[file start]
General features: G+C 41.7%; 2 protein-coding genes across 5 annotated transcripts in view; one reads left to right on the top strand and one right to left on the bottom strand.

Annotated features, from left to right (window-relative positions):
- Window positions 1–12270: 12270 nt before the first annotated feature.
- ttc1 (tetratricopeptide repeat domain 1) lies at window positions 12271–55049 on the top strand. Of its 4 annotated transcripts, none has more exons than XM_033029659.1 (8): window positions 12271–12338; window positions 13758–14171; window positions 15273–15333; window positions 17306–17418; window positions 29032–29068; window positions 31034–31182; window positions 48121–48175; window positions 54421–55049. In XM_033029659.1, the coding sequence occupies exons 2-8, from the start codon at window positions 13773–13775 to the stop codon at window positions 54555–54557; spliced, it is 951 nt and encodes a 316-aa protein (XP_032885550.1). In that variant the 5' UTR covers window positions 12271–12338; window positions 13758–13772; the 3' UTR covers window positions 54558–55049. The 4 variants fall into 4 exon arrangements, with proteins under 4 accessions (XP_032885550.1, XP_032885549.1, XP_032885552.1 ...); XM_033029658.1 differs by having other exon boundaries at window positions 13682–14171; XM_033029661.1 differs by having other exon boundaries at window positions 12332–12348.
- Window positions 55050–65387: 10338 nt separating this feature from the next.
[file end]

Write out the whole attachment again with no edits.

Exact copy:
General features: G+C 41.7%; 2 protein-coding genes across 5 annotated transcripts in view; one reads left to right on the top strand and one right to left on the bottom strand.

Annotated features, from left to right (window-relative positions):
- Window positions 1–12270: 12270 nt before the first annotated feature.
- ttc1 (tetratricopeptide repeat domain 1) lies at window positions 12271–55049 on the top strand. Of its 4 annotated transcripts, none has more exons than XM_033029659.1 (8): window positions 12271–12338; window positions 13758–14171; window positions 15273–15333; window positions 17306–17418; window positions 29032–29068; window positions 31034–31182; window positions 48121–48175; window positions 54421–55049. In XM_033029659.1, the coding sequence occupies exons 2-8, from the start codon at window positions 13773–13775 to the stop codon at window positions 54555–54557; spliced, it is 951 nt and encodes a 316-aa protein (XP_032885550.1). In that variant the 5' UTR covers window positions 12271–12338; window positions 13758–13772; the 3' UTR covers window positions 54558–55049. The 4 variants fall into 4 exon arrangements, with proteins under 4 accessions (XP_032885550.1, XP_032885549.1, XP_032885552.1 ...); XM_033029658.1 differs by having other exon boundaries at window positions 13682–14171; XM_033029661.1 differs by having other exon boundaries at window positions 12332–12348.
- Window positions 55050–65387: 10338 nt separating this feature from the next.